Martin v. StateAnnotate this Case
306 N.E.2d 93 (1974)
Leroy MARTIN, Appellant, v. STATE of Indiana, Appellee.
Supreme Court of Indiana.
January 29, 1974.
W. Henry Walker, Walker & Walker, East Chicago, for appellant.
Theodore L. Sendak, Atty. Gen., Robert A. Zaban, Deputy Atty. Gen., Indianapolis, for appellee.
ARTERBURN, Chief Justice.
On March 21, 1973, Leroy Martin was charged, by indictment, with the first degree murder of Willie Garrett. Martin, claiming self-defense, pled not guilty. Briefly, the story is that the appellant, Leroy Martin, saw Willie Garrett (an exconvict who believed Martin had done the "snitching" which resulted in Garrett's imprisonment) at a funeral home. When Garrett hailed Martin and approached him on the steps of the funeral home, Martin drew a gun and shot Garrett three times. *94 Garrett apparently drew no weapon nor possessed one at the time of the shooting.
Appellant's first contention is that the array of the jury was improper. He offers no evidence other than the fact "that many of these listed veniremen are in alphabetical order, in a manner which would appear unlikely that they were drawn by lot as set forth in the statute." IC 1971, XX-XX-XX-X, [Burns' Ind. Stat. Ann. § 4-7118 (1956 Repl.).] Nevertheless, appellant in his brief admits that the only positive evidence on this issue is the testimony of a jury commissioner that the commissioners followed the statutory procedure. Therefore, we can find no ground for reversible error in the respect urged.
During the course of the trial the appellant took the witness stand on his own behalf. He opened up the area of his prior criminal record. That is, he testified on direct examination as to his "conflicts with the law." The State, on cross-examination, pursued these matters. One of these incidents was an assault and battery upon his step-father. Appellant objected to such cross-examination. The court ordered that the testimony be stricken and that the jury disregard the testimony. Also on cross-examination, the State brought out a conviction for a narcotics midemeanor. Appellant objected to this line of questioning.
As to the assault and battery conviction, appellant does not attempt to show that the Court's curative admonishment was not sufficient even if it is assumed the cross-examination was improper. The admonition to disregard is presumed to correct any alleged error. Ward v. State (1965), 246 Ind. 374, 205 N.E.2d 148 (and cases cited therein.) More importantly, as to both incidents the rule is well established that once a party opens up a subject on direct examination, he can not close the subject to cross-examination at his own convenience. Sherwood; Sayer v. State (1960), 241 Ind. 215, 170 N.E.2d 656; Brower v. State (1956), 236 Ind. 35, 138 N.E.2d 237; Hicks v. State (1938), 213 Ind. 277, 11 N.E.2d 171, 12 N.E.2d 501, cert. denied 304 U.S. 564, 58 S. Ct. 951, 82 L. Ed. 1531. We find no error in the respect urged.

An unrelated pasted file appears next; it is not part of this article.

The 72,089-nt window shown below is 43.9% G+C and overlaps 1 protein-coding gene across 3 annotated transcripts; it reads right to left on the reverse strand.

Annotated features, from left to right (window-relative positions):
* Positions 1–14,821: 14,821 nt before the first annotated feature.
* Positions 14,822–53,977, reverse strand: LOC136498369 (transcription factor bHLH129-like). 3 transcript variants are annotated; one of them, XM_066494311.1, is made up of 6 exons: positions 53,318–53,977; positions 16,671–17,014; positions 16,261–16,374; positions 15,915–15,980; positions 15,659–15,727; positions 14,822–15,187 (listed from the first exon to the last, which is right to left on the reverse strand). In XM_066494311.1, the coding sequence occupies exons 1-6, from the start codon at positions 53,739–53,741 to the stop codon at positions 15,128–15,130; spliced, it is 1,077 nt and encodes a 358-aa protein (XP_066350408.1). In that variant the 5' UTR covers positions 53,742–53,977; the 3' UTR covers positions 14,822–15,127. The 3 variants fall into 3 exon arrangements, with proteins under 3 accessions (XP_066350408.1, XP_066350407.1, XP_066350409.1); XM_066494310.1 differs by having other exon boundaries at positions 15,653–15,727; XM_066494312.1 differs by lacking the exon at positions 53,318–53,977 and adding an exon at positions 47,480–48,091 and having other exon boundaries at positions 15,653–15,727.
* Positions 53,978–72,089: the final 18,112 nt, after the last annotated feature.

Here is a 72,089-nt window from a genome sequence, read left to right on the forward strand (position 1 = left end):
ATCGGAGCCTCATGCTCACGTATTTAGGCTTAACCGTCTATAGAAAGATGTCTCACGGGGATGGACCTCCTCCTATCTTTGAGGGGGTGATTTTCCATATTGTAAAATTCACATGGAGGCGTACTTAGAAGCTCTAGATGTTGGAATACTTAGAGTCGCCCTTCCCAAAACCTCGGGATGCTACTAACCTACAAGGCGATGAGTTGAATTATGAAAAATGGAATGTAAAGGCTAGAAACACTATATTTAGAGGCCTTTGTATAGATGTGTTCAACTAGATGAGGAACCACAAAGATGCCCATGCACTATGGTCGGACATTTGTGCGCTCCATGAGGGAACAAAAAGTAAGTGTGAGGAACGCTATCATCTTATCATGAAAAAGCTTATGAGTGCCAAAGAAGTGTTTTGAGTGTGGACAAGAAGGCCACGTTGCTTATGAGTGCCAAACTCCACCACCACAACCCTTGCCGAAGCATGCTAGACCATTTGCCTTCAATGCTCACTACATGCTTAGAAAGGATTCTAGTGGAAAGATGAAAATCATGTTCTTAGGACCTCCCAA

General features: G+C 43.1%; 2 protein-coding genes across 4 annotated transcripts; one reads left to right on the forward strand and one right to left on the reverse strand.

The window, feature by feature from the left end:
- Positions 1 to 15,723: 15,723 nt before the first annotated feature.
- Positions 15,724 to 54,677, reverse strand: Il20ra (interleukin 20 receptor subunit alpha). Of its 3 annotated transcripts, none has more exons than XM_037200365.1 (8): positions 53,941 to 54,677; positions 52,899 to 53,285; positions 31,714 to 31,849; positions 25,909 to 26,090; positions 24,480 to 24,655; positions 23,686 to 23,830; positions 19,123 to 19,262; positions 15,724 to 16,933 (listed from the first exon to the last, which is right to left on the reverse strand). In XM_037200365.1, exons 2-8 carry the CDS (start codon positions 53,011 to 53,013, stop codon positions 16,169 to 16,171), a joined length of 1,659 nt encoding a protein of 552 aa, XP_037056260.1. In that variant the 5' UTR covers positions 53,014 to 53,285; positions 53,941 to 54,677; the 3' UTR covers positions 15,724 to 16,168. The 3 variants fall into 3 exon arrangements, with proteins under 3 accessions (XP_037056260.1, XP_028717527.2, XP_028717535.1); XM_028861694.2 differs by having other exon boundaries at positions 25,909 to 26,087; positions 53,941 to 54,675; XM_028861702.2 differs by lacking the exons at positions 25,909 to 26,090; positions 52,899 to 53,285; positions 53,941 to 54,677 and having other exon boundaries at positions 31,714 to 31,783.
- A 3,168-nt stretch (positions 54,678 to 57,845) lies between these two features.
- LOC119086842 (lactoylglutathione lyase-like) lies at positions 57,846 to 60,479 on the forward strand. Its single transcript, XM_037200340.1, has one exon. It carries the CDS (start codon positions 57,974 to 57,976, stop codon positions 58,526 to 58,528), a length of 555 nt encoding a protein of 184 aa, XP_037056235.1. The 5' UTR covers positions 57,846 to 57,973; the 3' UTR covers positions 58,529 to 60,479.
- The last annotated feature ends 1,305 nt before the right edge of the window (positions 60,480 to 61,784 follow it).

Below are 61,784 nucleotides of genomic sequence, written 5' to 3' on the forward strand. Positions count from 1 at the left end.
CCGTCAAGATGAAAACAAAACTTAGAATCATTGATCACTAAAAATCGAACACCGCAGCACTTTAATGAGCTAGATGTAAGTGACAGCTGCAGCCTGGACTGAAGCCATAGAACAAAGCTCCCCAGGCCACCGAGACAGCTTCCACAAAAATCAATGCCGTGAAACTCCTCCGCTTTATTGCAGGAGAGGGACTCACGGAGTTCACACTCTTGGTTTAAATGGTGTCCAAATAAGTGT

Appellant claims error with reference to a Preliminary Instruction upon self-defense. No objection was made at trial and the error is therefore waived. Rule TR. 51(A) (C), IC 1971, 34-5-1-1. We further point out that error is waived by the failure of appellant to set out the instruction complained of in the brief as required by Rule AP. 8.3(A)(7).
Lastly, appellant claims that the evidence is insufficient to warrant a conviction. The appellant claimed self-defense. The evidence is conflicting. In such a situation the trier of fact may reasonably accept or reject the claim. Yarber v. State (1962), 242 Ind. 616, 179 N.E.2d 882; Schlegel v. State (1958), 238 Ind. 374, 150 N.E.2d 563. We can not say that in this case the jury's decision was unreasonable or arbitrary. An eye-witness testified that the victim, who had been released from prison the preceding day, called to the appellant ["Hey, Martin, come here."], approached within five (5) or six (6) feet of the appellant and stopped. Appellant then drew a gun and shot the victim. Appellant attempted to support his claim of self-defense by adducing evidence that the victim, a much larger man than appellant, had previously threatened the appellant. The jury chose not to accept this theory of self-defense.
This Court does not weigh evidence nor resolve questions concerning the credibility of witnesses. Instead, the Court will look to that evidence most favorable to the appellee and the reasonable inferences therefrom, and the conviction will be affirmed if, from that viewpoint, there is substantial evidence of probative value from which the trier of fact could reasonably infer that the appellant was guilty beyond a reasonable doubt of the crime for which he was convicted. Blackburn v. State (1973), Ind., 291 N.E.2d 686; Riner v. State *95 (1972), Ind., 281 N.E.2d 815; Buise v. State (1972), Ind., 281 N.E.2d 93.
Therefore, for the reasons stated we find no merit to the complaint of the appellant that the Trial Court erred.
GIVAN, HUNTER and PRENTICE, JJ., concur.
DeBRULER, J., concurs in result.